6. Breadth of free space, 20 x 2 cubits = 40 cubits
II. The length of the court—
1. The length of the house—60 cubits
2. The temple wall—6 cubits
3. The chambers—4 cubits
4. The chamber wall—5 cubits
5. The corridor—5 cubits
6. The space towards the west—20 cubits
The "house" was thus one hundred cubits square. The perch of the house was reckoned as belonging to the inner court (Ezekiel 40:48).
The separate place.
See drawing, The Separate Place
Legend for the Separate Place
G, gizrah, or separate place, 90 x 70.
B, wall of gizrah, 5 cubits thick.
S, free space, 10 cubits broad.
T, T, temple place, 20 cubits abroad.
The building that was before the separate place. The word הַגּזְרָה, occurring only in this chapter, and translated "separate place," is derived from a root signifying to "cut off," and here denotes a space behind the temple on the west, which was marked off from the rest of the ground on which the temple with its courts and chambers stood, and devoted most likely to less sacred purposes. Behind Solomon's temple lay a similar space (2 Kings 23:11; 1 Chronicles 26:18), with buildings upon it and a separate way out; and as the name gizrah appears to convey the notion of something that required to be kept apart and removed from the sacred precincts, the opinion of Kliefoth is probably correct that "this space with its buildings was to be used for the reception of all refuse, sweepings, all kinds of rubbish—in brief, of everything that was separated or rejected when the holy service was performed in the temple, and that this was the reason why it received the name of 'the separate place.' The dimensions of this building were
(1) the breadth, seventy cubits;
(2) the length, ninety cubits;
(3) the thickness of the wall, five cubits round about.
Ezekiel 41:13, Ezekiel 41:14
Thus the whole breadth of this erection was seventy plus ten, or eighty cubits; which, with ten cubits of free space on the north and south sides, make a hundred cubits in all. Its whole length was ninety plus ten, or a hundred cubits. The entire area was thus once more a hundred cubits square. At this point, again, a convenient estimate of the whole dimensions of the temple area may be made.
I. The breadth of the area from west to east—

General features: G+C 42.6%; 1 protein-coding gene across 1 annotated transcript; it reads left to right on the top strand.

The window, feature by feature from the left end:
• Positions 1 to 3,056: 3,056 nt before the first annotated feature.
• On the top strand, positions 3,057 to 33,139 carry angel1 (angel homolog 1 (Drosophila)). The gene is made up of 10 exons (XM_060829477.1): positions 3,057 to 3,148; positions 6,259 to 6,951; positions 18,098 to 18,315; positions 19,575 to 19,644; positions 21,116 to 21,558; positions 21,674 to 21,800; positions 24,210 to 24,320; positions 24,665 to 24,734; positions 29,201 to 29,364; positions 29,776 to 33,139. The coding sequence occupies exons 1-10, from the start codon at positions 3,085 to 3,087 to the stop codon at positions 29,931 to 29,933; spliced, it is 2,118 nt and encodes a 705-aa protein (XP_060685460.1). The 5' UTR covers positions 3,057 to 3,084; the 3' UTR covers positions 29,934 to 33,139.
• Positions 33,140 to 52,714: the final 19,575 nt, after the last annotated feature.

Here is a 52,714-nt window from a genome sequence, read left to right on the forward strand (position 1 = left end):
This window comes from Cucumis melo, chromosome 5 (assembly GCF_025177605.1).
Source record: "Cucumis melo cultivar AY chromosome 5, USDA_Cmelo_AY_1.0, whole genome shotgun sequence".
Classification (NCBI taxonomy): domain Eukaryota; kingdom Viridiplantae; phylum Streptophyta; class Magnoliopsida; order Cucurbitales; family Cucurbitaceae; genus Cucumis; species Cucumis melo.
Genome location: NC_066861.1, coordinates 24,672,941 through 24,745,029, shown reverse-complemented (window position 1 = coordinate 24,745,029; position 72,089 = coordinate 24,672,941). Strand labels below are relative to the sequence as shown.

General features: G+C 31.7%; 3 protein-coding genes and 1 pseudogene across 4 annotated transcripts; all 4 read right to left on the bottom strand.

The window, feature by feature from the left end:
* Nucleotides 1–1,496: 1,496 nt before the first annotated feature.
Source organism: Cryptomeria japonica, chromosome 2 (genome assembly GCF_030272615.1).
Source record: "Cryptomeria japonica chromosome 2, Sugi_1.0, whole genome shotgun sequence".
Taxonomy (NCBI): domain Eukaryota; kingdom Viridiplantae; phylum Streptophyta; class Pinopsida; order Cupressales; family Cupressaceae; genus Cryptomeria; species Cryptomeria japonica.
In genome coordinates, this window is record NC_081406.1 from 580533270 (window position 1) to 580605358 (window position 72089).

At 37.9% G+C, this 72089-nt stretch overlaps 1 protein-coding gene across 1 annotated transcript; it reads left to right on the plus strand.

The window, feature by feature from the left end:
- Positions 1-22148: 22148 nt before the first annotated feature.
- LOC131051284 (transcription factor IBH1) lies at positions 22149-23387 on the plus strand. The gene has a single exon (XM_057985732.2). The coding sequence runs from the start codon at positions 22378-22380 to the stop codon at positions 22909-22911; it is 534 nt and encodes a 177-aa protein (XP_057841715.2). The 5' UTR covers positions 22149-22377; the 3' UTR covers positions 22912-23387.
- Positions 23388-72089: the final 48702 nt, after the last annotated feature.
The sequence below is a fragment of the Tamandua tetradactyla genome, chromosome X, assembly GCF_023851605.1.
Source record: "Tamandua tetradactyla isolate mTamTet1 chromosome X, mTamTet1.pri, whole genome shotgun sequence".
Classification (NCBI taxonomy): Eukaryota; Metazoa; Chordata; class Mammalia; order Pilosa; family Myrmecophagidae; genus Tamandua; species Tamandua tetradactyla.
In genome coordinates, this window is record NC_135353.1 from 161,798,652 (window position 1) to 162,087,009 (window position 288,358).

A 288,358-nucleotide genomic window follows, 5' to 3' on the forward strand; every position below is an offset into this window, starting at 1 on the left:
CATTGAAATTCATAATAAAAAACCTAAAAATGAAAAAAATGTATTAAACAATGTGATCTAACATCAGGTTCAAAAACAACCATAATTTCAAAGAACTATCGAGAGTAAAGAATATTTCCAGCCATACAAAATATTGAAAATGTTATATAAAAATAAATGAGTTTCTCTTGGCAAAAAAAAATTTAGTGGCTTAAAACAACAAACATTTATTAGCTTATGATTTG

1. The separate place (including walls)—100 cubits
2. The "house" (with free space behind)—100 cubits
3. The inner court—100 cubits
4. The outer court (the two gates with space between them)—200 cubits
II. The length of the area from north to south—
1. The outer court (the two northern gates with spaces between them)—200 cubits
2. The "house" (with free space on both sides)—100 cubits
3. The outer court (the two southern gates with distance between them)—200 cubits
The projecting portions of the temple building.
With this verse begins a summary of measurements of which some have been already given, while others are new. Starting from the gizrah, or separate place, this summary mentions that the "man" measured
(1) the whole length of the erection;
(2) the length of its "galleries" on the north and south sides; and
(3) the inner temple with the porches of the court.
The length of the separate place is not stated, that having been already done (Ezekiel 41:13). The length of the galleries is specified as a hundred cubits, which shows they extended along the whole side of the building. As for the nature of these "galleries," or אַתִּקִים, nothing can be ascertained from the derivation of the word. The LXX. renders it in this verse by ἀπόλοιπα ("things left over"), in Ezekiel 42:3, Ezekiel 42:5 by περίσυλα and στοαί: the Vulgate has hero ethecas, the Hebrew Latinized, and in Ezekiel 42:1-20. portions. The ethekim were most likely passages or perches running along both (north and south) sides of the building, and supported either by pillars or ledges in the wall. The inner temple, which was measured, was the "house" which stood between the gizrah and the inner court; the porches of the court were the gate buildings in the inner and outer courts. Of all these the dimensions have already been reported, and are not again rehearsed.
Ezekiel 41:16, Ezekiel 41:17
Introduce several new details.
(1) That the door-posts (rather, thresholds), and the narrow (or, closed) windows, and the galleries round about on their three stories, were covered with a wainscoting of wood from the ground up to the windows.
(2) That the windows, whether openings on the first floor (Kliefoth) or skylights in the roof (Hengstenberg), were "covered," which may signify, as Ewald and Plumptre think, that they were not left open, but protected by a lattice-work of bars or planks; or, as Currey suggests, that they were wainscoted as well as the space from the ground to the windows.
(3) That nothing was constructed by caprice or at random, but that all about the building proceeded by exact measurement.
As in Solomon's temple (1 Kings 6:29), the wainscoting was adorned with artistic carving of cherubim and palm trees, a palm tree and a cherub standing alternately. Each cherub had two of its four faces exhibited (since four could not be conveniently represented on a plain surface)—a man's face (symbolizing the rational creation) directed towards the palm tree on one side, and a young lion's face (symbolizing the irrational creation) turned towards the palm tree on the other side. This particular style of ornamentation was employed from the ground unto above the door, which Plumptre interprets as an indication of the height of the palm trees and cherubic figures, but which probably meant the same thing as the preceding clause, "through all the house round about." Cherubic figures formed part of the adornment of the tabernacle curtains (Exodus 26:1; Exodus 36:8). (On the nature of the cherubim and their symbolic significance, see Ezekiel 1:5-10.)